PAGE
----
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March 13, 1992 - Image 9

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The Michigan Daily, 1992-03-13

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The Michigan Daily - Friday, March 13,1992- Page 9

'It's cool man'
LA. Guns haunt the city in black

by Kristen Knudsen
After "The Ballad of Jayne" went
Top 30, L.A. Guns finally started re-
ceiving some recognition. It doesn't
matter that this group is, in some
ways, the father of Guns N' Roses
- guitarist Tracii Guns founded
L.A. Guns with Axl Rose - it took
'Everything's gotta be
like black and
tattooed, man. That's
just the way this band
is.
-Kelly Nickels
Bassist
a Top 30 single to bring this band's
originally melodic hard rock music
to a mainstream audience.
Bassist Kelly Nickels, working
with co-guitarists Tracii Guns and
Mick Cripps, vocalist Phil Lewis,
and new drummer Bones, is happy
with the success that "The Ballad of
Jayne" achieved, and rejects charges
that releasing a ballad is bad news
for a heavy metal band.
"A good song is a good song," he
defends. "The Stones used to do kil-
ler slow songs, ballads, whatever -
there's so many - it just shows ver-
satility. Nobody's just got one focus.
When you're a songwriter you've
gotta be able to create."

He's still not sure, though, how
"The Ballad of Jayne" was created.
"(It) was kind of written about
like watching the Playboy Channel,
this thing on Jayne Mansfield. The
way it (the song) was written, a lot
of people could relate to it."
Most of their songs are easy to
relate to, because, as Nickels ex-
plains, "Most of it's kind of like
what happens to us, of friends we
know, and things that happen."
"Phil (Lewis) is like really
weird," Nickels continues, which is
why some of L.A. Guns' songs are
not so easy to understand. "He's
into, I don't know - weird things,
like 'Magdelaine' (from 1989's
Cocked and Loaded ) - those
lyrics. They're really cool lyrics, but
I don't know where he would get
those. (Maybe) from reading differ-
ent kinds of shit."
These "different kinds of shit"
include vampire novels, books with
which the whole band has a strange
fascination. This is apparent on their
new album, Hollywood Vampires.
"Yeah, that's us," Nickels ad-
mits. "They work good, you know,
it's a good look. It works good with
the band. I mean, I don't know, Fire-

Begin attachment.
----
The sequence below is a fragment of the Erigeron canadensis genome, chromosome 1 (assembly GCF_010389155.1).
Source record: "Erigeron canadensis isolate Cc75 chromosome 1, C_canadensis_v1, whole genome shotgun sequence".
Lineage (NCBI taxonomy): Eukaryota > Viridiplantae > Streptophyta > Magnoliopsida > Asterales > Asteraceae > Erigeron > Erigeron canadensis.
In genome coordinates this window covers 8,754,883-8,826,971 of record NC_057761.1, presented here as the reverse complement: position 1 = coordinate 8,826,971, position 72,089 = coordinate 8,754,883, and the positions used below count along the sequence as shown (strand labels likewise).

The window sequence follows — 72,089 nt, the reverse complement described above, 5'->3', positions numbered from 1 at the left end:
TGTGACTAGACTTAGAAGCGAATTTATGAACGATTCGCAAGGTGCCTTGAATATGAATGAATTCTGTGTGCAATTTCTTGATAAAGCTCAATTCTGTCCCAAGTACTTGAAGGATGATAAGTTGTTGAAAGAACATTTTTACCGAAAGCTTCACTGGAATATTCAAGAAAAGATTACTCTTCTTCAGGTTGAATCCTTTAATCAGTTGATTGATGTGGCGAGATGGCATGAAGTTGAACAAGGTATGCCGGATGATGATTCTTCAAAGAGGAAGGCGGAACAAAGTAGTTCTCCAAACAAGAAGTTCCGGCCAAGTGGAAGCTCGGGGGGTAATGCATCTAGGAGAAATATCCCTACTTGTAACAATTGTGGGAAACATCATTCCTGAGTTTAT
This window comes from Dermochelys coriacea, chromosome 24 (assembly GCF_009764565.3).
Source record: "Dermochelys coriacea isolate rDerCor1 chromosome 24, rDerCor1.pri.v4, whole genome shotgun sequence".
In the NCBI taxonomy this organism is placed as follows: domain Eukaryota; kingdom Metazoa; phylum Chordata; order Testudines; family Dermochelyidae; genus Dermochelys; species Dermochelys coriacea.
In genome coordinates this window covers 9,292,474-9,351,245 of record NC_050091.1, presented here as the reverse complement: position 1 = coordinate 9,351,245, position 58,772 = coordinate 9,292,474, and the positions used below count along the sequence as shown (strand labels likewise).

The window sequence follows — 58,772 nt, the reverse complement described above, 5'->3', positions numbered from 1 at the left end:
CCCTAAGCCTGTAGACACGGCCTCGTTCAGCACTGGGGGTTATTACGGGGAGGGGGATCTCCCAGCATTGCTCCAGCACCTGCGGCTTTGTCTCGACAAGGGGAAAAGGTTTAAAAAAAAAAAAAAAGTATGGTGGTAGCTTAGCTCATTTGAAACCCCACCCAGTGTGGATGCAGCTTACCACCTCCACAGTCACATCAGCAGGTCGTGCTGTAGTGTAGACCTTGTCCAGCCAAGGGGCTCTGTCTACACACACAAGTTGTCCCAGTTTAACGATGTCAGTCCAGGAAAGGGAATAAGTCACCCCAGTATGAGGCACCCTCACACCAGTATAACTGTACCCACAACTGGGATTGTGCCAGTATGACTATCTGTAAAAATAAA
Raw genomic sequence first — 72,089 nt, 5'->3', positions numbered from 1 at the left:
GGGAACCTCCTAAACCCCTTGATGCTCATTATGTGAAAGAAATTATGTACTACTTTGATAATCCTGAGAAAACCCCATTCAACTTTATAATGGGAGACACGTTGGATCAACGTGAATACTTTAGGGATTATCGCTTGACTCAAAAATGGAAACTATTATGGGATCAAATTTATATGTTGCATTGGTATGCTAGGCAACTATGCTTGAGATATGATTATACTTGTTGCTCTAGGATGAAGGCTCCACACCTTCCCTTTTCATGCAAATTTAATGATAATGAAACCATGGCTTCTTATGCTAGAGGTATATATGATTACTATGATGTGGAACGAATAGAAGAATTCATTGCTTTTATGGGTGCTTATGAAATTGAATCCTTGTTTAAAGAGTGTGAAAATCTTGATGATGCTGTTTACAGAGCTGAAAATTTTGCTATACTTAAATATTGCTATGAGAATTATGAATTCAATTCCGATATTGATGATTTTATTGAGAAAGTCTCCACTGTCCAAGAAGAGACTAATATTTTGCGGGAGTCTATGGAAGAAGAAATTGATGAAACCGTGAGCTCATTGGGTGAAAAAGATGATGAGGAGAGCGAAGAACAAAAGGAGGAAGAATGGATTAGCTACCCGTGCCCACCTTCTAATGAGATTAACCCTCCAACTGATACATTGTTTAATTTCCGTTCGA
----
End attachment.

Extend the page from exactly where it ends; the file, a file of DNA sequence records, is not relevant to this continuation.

house, if they were into vampires, it
just wouldn't seem right.
"That's us, man," Nickels re-
peats. "When we started, we used to
go out all the time and we'd always

4.

A Ma. Bell Service Announcement
Oh Lord my God, Creator of the Universe, once again you caused me
to remain awake the whole night through. Toward dawn I think I man-
aged to forget myself a little, but you couldn't really have called it sleep.
More like floating from layer to layer of non-sleeping, from shade to
shade of white, if there was any such distinction. On the wall beyond the
foot of the bed, first light was spreading like a stain. I lay on my back and
wvatched it grow, thinking for no good reason the story of the shaikh, how
'e, who had once firmly grasped the thread of life, fell from the way, en-
trapped himself in every form of error and apostasy, and was lost.
This brief bit of sleeplessness has been brought to you by Madison
Smartt Bell, novelist and short story writer, from the beginning of his
most recent novel, Dr. Sleep. Undoubtedly, few busy (exhausted,
underfed) folks attending a university like this one would have such
fantastic insomnia.
Today (you lucky stiffs) Bell might read from that bit of his work at the
Rackham Amphitheatre. Drop by at 4 p.m. and you just might get to hear
what happens after the shaikh was lost. Or not.
Regardless, Bell's short fiction has been in just about any magazine
you can think of (with the curious exception of The New Yorker) and he
has been caught reviewing books for the New York Times Book Review.
Us work has been translated into German, Danish, Spanish, Japanese,
Portuguese, Dutch, and (as his vita points out) British.
But don't worry, we're pretty sure that the reading will be in English.

had to leave the band.
see the same people at night, at clubs
and stuff, but during the day you
never see anyone, and it's like what
do these people do for money? How
do these people live? Everyone's got
their own secrets; during the day
they're kind of normal, whatever
happens, and at night ... it's cool
man.
"It fits really well with every-
thing," Nickels concludes. "It felt
good with the hours we were keep-
ing."
Hollywood Vampires to the core,

the Guns' drummer is named Bones,
and has black hair.
"Everything's gotta stay in kind
of the same context. We're not
gonna get a blonde drummer,"
Nickels laughs. "I don't know why
we're so weird like that. Every-
thing's gotta be like black and tat-*
tooed, man. That's just the way this
band is."
L.A. GUNS appear Saturday with
The Electric Lovehogs at the Ritz in
Roseville. Tickets are $12 at Ticket-
master (p.e.s.c) or at the door.

'U' Choir is valiant in battle against winter

University Choir
"Concert of American Music"
Hill Auditorium
March 10, 1992
The cold was temporarily rel-
ieved Tuesday night. Thank the
University Choir and its "Concert of
American Music."

Poetry, Playboy, politics and prose

The program's core was a set of
"Mid-Winter Songs," a delightful
mix of ballads and up-tempos by
Morton Lauridsen. Choir director
Jerry Blackstone introduced the
work, summing up the songs as "the